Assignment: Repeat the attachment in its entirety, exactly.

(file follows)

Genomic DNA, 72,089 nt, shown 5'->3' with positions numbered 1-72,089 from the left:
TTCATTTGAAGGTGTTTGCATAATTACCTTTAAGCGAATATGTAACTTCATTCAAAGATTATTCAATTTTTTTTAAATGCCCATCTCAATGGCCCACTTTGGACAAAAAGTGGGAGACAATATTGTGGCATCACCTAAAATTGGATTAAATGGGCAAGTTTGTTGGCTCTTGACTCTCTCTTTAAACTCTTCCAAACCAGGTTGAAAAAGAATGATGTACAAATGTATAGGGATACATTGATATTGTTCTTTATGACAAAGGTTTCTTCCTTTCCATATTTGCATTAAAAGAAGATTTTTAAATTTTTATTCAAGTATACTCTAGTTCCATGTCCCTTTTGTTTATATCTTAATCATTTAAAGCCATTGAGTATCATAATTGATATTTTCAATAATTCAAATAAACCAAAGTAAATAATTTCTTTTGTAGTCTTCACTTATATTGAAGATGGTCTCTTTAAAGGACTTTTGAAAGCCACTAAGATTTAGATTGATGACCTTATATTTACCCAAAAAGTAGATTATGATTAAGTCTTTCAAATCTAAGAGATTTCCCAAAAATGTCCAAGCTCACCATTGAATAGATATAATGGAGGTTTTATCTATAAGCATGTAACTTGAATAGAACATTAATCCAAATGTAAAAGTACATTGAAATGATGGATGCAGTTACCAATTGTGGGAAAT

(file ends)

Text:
Genomic DNA, 72,089 nt, shown 5'->3' with positions numbered 1-72,089 from the left:
TTCATTTGAAGGTGTTTGCATAATTACCTTTAAGCGAATATGTAACTTCATTCAAAGATTATTCAATTTTTTTTAAATGCCCATCTCAATGGCCCACTTTGGACAAAAAGTGGGAGACAATATTGTGGCATCACCTAAAATTGGATTAAATGGGCAAGTTTGTTGGCTCTTGACTCTCTCTTTAAACTCTTCCAAACCAGGTTGAAAAAGAATGATGTACAAATGTATAGGGATACATTGATATTGTTCTTTATGACAAAGGTTTCTTCCTTTCCATATTTGCATTAAAAGAAGATTTTTAAATTTTTATTCAAGTATACTCTAGTTCCATGTCCCTTTTGTTTATATCTTAATCATTTAAAGCCATTGAGTATCATAATTGATATTTTCAATAATTCAAATAAACCAAAGTAAATAATTTCTTTTGTAGTCTTCACTTATATTGAAGATGGTCTCTTTAAAGGACTTTTGAAAGCCACTAAGATTTAGATTGATGACCTTATATTTACCCAAAAAGTAGATTATGATTAAGTCTTTCAAATCTAAGAGATTTCCCAAAAATGTCCAAGCTCACCATTGAATAGATATAATGGAGGTTTTATCTATAAGCATGTAACTTGAATAGAACATTAATCCAAATGTAAAAGTACATTGAAATGATGGATGCAGTTACCAATTGTGGGAAAT